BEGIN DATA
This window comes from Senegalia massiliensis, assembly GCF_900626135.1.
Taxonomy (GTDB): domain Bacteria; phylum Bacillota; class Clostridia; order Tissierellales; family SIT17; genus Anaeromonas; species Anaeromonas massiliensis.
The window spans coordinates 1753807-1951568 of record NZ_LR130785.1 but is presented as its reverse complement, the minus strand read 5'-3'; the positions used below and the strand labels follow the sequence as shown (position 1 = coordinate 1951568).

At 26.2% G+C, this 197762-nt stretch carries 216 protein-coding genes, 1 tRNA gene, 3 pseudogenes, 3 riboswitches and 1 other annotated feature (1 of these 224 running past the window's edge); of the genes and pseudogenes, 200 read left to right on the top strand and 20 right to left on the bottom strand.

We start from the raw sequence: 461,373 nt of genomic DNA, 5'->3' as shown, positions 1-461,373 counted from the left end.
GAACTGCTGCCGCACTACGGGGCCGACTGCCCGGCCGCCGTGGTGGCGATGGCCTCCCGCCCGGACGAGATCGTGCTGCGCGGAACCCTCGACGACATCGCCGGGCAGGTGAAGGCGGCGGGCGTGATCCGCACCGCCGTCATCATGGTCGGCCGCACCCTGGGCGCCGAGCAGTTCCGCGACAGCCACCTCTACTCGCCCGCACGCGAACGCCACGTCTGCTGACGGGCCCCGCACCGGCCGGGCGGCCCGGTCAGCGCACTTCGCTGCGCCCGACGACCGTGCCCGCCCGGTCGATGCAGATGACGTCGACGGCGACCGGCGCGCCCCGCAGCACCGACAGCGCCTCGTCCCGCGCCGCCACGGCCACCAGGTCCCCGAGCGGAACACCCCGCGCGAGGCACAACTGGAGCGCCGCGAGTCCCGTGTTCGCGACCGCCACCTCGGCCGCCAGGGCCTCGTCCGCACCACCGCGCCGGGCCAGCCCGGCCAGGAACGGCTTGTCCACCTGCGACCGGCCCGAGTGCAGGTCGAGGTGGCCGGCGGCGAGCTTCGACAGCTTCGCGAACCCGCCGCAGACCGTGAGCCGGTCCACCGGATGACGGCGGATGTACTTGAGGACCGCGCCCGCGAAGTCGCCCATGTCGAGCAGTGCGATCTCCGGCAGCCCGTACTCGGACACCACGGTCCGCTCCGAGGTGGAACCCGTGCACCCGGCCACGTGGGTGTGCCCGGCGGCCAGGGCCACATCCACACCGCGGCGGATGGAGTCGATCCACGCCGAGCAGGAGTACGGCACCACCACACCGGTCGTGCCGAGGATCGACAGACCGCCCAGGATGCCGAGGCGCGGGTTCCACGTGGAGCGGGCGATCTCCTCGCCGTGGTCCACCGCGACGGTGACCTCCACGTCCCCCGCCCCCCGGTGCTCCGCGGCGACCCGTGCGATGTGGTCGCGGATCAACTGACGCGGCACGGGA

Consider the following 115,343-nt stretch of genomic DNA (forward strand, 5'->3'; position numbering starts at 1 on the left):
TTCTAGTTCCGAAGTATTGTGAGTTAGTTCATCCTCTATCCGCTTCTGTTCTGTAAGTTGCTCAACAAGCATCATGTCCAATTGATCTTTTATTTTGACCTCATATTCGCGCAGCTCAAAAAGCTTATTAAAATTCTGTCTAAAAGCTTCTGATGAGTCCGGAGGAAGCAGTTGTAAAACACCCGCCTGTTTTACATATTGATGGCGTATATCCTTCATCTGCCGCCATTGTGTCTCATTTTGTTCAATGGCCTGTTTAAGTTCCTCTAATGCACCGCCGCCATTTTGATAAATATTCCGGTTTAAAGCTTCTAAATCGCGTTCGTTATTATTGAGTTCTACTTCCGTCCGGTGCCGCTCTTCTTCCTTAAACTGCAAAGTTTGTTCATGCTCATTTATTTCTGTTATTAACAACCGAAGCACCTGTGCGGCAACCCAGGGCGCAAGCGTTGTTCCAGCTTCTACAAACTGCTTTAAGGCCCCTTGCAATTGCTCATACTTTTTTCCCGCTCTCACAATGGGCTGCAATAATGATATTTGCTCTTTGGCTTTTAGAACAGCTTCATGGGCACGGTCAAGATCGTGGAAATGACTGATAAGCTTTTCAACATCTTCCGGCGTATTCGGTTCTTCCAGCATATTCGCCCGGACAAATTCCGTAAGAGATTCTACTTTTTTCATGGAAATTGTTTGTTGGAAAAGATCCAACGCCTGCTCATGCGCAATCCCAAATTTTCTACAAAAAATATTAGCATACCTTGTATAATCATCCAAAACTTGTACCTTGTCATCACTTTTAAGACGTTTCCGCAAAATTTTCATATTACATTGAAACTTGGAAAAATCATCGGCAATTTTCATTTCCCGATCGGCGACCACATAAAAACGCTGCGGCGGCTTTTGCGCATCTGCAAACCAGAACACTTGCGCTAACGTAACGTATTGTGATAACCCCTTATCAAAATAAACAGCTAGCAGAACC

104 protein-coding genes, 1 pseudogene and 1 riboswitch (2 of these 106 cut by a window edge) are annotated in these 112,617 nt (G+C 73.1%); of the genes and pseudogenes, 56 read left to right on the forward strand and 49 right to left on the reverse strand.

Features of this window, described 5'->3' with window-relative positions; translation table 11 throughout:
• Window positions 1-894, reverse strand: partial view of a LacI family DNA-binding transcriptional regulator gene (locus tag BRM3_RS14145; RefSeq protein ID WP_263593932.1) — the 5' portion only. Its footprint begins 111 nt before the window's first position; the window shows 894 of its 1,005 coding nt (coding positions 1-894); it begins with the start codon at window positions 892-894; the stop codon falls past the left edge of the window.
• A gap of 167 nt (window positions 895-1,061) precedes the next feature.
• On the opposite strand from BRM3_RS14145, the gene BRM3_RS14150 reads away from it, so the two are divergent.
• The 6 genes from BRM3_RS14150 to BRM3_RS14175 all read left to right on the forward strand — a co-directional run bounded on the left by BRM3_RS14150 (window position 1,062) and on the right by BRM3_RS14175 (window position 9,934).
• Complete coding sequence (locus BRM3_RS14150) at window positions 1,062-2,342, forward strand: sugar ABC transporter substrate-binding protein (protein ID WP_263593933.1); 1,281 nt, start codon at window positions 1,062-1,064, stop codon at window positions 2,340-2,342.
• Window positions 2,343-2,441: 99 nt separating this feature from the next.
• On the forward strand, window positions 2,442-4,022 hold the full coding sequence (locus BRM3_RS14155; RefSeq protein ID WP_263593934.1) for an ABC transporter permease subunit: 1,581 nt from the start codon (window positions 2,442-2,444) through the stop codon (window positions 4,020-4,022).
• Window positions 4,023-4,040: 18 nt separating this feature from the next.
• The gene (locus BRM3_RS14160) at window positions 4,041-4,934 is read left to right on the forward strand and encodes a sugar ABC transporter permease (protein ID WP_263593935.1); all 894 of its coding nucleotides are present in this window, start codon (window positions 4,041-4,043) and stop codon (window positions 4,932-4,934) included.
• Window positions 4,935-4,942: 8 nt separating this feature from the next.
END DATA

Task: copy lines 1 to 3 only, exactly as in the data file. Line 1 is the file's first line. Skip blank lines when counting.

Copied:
This window comes from Senegalia massiliensis, assembly GCF_900626135.1.
Taxonomy (GTDB): domain Bacteria; phylum Bacillota; class Clostridia; order Tissierellales; family SIT17; genus Anaeromonas; species Anaeromonas massiliensis.
The window spans coordinates 1753807-1951568 of record NZ_LR130785.1 but is presented as its reverse complement, the minus strand read 5'-3'; the positions used below and the strand labels follow the sequence as shown (position 1 = coordinate 1951568).